Given the demonstrated benefits of anti-retroviral drugs in the treatment of HIV/AIDS, the usage of that accumulated knowledge to the benefit of South Africans living with HIV infection was critical. However, given the fact that there is relatively little relevance of the recommendations on the use of anti-retroviral drugs in the USA and Europe for a developing country like South Africa, there is a need for more locally derived evidence based on strategies that are based on locally relevant research. This research will enable the identification of manifestations of HIV infection and of cofactors as well as the definition of local standards for the diagnosis of the conditions and the description of the local epidemiology. There is also a need for South Africa to collaborate with other countries and international organisations that are addressing the issue of how anti-retroviral drugs use is or should be different in a South African type setting. The development of these strategies would need to address the following specific issues:

1. In whom should these drugs be used. Secondary to this question are the following issues:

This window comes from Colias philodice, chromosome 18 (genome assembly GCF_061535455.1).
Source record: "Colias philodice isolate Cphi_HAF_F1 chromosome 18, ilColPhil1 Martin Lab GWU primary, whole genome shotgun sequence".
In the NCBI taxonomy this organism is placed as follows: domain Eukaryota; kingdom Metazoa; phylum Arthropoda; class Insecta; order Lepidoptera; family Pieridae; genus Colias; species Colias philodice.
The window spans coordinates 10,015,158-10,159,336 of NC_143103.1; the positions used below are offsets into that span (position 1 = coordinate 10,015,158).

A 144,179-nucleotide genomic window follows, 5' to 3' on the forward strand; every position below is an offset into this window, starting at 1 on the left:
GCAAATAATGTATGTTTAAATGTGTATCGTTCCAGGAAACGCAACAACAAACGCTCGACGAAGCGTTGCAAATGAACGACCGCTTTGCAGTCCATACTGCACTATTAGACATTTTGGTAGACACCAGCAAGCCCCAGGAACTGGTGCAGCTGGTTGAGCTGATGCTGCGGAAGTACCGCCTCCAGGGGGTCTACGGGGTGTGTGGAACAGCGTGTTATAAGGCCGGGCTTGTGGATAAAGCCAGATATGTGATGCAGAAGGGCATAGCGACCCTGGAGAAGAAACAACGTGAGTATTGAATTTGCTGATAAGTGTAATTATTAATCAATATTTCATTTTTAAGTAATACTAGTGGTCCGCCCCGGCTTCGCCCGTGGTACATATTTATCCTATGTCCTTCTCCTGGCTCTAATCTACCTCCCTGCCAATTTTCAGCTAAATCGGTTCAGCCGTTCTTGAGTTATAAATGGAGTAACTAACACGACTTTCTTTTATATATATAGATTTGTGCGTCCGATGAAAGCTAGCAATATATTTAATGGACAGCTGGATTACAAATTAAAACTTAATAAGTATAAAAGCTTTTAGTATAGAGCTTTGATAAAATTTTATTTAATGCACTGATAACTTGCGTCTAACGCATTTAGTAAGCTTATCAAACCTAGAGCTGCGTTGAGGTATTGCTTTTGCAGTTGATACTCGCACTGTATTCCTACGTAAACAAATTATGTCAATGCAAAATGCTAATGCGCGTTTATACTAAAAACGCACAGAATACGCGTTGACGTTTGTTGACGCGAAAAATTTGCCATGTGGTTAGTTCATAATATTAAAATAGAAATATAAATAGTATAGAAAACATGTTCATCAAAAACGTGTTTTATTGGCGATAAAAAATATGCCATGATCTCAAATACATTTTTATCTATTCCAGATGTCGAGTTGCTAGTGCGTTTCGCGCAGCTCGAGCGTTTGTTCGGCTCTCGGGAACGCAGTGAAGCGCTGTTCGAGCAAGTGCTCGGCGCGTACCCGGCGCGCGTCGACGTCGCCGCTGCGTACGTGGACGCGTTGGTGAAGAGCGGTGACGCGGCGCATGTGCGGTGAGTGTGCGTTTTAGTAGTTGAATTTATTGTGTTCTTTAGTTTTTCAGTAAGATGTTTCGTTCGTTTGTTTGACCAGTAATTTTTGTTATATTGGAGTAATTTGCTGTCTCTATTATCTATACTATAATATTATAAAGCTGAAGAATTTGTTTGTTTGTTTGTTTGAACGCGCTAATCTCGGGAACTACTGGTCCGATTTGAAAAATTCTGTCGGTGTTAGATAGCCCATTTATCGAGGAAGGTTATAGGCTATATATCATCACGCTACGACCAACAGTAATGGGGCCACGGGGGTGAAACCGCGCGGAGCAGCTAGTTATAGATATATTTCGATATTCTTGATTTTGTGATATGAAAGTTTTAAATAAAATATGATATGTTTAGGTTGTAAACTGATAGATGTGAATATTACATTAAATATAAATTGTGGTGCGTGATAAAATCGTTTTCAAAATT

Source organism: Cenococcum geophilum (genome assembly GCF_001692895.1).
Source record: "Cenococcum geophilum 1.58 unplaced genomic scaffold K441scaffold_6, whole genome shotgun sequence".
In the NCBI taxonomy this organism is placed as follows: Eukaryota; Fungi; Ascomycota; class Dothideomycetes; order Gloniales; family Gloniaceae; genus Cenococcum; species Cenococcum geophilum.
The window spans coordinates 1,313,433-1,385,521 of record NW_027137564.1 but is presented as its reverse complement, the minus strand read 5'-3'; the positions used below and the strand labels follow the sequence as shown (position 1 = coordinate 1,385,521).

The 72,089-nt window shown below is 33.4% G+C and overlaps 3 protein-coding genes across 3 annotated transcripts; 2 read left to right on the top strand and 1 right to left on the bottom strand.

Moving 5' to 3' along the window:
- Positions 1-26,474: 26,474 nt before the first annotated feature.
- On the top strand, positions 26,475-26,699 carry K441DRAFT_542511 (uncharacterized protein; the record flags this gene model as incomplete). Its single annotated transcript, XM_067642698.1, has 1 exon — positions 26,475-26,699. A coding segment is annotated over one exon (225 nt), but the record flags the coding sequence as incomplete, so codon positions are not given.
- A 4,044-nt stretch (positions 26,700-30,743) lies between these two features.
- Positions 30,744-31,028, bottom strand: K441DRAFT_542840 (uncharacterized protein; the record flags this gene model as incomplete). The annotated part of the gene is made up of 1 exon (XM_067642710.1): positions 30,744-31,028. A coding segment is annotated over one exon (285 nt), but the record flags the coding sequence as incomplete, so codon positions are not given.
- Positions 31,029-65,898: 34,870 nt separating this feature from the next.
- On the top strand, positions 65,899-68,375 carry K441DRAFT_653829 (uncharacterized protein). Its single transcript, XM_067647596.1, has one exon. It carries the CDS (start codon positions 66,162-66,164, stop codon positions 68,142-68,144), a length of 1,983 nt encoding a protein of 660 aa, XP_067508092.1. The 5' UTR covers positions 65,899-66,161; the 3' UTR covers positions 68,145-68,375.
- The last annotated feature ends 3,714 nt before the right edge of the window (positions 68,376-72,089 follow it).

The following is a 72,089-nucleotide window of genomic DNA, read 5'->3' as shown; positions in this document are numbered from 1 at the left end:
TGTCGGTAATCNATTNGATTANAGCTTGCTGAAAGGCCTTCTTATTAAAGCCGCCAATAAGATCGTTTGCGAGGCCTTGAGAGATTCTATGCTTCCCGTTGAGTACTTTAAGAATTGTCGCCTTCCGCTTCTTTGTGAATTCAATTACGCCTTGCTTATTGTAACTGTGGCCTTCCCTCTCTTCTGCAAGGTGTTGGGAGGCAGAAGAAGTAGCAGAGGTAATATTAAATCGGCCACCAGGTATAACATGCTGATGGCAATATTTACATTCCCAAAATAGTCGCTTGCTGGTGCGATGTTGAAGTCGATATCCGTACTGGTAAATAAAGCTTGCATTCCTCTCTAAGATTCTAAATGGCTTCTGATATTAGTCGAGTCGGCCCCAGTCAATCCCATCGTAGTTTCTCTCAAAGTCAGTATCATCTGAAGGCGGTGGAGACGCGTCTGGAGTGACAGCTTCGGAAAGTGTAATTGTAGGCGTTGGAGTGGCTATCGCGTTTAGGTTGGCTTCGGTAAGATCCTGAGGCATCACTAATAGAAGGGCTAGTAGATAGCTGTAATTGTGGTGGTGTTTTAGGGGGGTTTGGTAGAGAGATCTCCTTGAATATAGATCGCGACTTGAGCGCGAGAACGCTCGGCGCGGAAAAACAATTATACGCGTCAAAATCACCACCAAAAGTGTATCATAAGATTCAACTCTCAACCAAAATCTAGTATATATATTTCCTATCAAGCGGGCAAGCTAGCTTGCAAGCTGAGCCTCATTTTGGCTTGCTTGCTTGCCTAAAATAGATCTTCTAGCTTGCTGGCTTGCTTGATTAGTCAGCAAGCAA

• how should these drugs be used
  • at what stage of infection should the drugs be used
  • how should the use of these drugs be affected by the different recipient populations such as adults, children, pregnant women, etc
  • how might the use of these drugs be influenced by the ongoing transmission that is likely in different populations
  • issues related to use in post-exposure prophylaxis, whether in healthcare settings or after rape

2. The choice of the anti-retroviral drug or drugs that might be used, their dosing and the scheduling of the dosing as well as the cost and effectiveness

3. How might the effectiveness of the chosen drugs be affected by concomitant use of traditional medicines?

The issues listed above generated a number of considerations which informed the recommendations that were made on treatment. These considerations are as follows: